The Origins Of The Loaded Baked Potato Have Ties To A Famous Railway

Baked potatoes have been a staple of American dining for ages — seemingly since always. But that's not the case. Colonizers actually brought potatoes from South America to Europe, and eventually to America in the 1600s. Idaho, the U.S. state most famous for its potatoes, wouldn't have this root vegetable introduced to the land for another two centuries, and even then, Idaho potatoes were originally grown to keep the hogs fed. 

It wouldn't be until 1908 that the baked potato, as we know it today, would be discovered. After more than 30 years of construction, the Northern Pacific Railway finally reached Idaho. Railway workers flocked to the state to continue building tracks — and after a day of exhausting physical labor, these workers needed to eat. So enters the humble Idaho baking potato. High in starch, the size of a human fist, and with an exceptionally thick skin, the potato for which the state is now famous became an ideal choice for baking. 

The beauty of a russet potato

Because of their size and thicker-than-average skin, the russet potatoes from Idaho proved difficult to cook properly. But when baked, the center becomes thick and creamy, and the skin crackles and crisps. Still, russet potatoes aren't known for flavor. That's where the beautiful world of toppings comes in. Consider the potato as a plain, calorie-dense canvas that can be dressed up with anything you like. Hungry railroad workers were given an array of topping choices for baked potatoes. This created less work for the cooks and allowed workers to customize the potatoes to their tastes. Plus, the concept of a "loaded" baked potato means you can change up the flavors with ease, so the dish resisted becoming monotonous.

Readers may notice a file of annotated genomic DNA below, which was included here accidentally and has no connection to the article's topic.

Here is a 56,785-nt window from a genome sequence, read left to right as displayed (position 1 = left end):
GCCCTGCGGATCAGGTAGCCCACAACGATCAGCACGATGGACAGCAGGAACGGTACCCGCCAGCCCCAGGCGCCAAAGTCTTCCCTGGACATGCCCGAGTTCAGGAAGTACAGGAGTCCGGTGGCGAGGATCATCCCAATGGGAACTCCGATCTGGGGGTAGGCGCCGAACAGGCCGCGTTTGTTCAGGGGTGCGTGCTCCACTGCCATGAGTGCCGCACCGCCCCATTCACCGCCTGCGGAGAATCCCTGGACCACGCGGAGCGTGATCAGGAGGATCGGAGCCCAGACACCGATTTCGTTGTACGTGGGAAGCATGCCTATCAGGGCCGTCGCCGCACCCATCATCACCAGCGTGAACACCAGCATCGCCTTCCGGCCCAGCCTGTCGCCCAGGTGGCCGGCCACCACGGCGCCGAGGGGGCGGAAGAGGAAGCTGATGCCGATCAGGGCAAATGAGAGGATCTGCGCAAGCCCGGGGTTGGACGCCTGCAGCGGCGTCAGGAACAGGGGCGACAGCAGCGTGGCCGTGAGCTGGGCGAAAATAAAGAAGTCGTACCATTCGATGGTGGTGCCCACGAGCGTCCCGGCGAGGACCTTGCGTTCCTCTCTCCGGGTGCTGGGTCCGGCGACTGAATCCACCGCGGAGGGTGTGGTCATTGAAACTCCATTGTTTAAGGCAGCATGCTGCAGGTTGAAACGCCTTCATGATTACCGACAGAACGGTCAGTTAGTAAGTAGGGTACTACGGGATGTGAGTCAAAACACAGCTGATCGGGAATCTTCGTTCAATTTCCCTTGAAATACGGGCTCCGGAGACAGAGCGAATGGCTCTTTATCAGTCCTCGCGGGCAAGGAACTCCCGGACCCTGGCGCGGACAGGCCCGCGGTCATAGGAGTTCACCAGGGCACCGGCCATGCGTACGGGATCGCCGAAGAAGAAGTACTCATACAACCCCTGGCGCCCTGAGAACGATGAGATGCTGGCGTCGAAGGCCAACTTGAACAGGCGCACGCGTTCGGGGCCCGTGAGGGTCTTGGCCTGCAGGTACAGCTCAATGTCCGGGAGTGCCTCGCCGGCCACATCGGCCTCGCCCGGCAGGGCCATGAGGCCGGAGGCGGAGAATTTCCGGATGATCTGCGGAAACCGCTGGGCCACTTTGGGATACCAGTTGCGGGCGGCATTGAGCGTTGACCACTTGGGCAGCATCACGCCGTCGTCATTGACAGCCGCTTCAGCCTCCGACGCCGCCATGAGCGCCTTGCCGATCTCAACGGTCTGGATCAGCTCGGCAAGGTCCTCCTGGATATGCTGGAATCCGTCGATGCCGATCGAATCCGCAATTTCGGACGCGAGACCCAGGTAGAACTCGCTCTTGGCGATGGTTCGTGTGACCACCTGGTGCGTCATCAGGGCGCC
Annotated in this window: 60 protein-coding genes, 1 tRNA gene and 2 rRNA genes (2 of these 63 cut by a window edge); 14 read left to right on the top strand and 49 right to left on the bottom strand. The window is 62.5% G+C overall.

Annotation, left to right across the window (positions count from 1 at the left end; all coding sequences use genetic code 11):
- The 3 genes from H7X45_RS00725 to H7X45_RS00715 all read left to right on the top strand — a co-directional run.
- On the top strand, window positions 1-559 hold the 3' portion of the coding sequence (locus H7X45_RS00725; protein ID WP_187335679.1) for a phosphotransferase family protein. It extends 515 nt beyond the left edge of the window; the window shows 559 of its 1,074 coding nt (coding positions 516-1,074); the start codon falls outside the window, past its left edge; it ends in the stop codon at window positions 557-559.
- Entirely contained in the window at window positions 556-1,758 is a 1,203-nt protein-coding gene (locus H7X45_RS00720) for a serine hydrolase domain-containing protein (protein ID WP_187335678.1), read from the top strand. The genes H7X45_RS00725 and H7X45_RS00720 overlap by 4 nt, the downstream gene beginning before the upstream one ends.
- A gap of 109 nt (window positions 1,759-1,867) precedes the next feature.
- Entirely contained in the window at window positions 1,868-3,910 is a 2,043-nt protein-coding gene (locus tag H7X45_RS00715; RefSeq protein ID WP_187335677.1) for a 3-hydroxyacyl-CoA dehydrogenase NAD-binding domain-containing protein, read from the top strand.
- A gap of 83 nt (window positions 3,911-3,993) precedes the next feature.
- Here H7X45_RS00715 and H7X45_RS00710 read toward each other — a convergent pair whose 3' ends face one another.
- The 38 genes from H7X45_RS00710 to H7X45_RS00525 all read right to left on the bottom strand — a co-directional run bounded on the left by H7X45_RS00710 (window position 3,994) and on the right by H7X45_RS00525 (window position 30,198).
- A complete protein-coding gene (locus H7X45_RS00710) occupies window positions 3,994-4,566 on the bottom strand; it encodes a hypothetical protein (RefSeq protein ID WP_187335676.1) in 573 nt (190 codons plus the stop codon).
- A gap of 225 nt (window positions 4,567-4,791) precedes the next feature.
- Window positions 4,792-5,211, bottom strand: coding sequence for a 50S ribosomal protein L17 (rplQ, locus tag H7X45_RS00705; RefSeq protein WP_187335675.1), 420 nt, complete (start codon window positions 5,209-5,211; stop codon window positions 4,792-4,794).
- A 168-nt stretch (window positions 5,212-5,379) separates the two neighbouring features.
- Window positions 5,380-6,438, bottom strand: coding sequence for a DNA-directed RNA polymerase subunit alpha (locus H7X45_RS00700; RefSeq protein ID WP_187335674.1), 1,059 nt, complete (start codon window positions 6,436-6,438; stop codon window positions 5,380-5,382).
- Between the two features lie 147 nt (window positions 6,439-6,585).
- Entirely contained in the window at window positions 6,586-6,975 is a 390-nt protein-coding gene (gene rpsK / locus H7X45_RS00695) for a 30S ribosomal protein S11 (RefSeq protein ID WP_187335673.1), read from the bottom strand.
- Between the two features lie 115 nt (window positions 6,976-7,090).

To this day, budget-conscious college students, exhausted families, and gourmet steakhouses alike enjoy tossing a classic Idaho russet into the oven and topping it with cheddar, sour cream, chives, bacon, chili, and everything but the kitchen sink. Baking turned out to be such a good cooking method for these starchy veggies that we decided to do it twice, giving way to the now-beloved, but equally simple twice-baked potato. Next time you dig into a loaded baked potato, thank the construction of the Northern Pacific Railway for giving us one of the easiest weeknight dinner staples in U.S. history.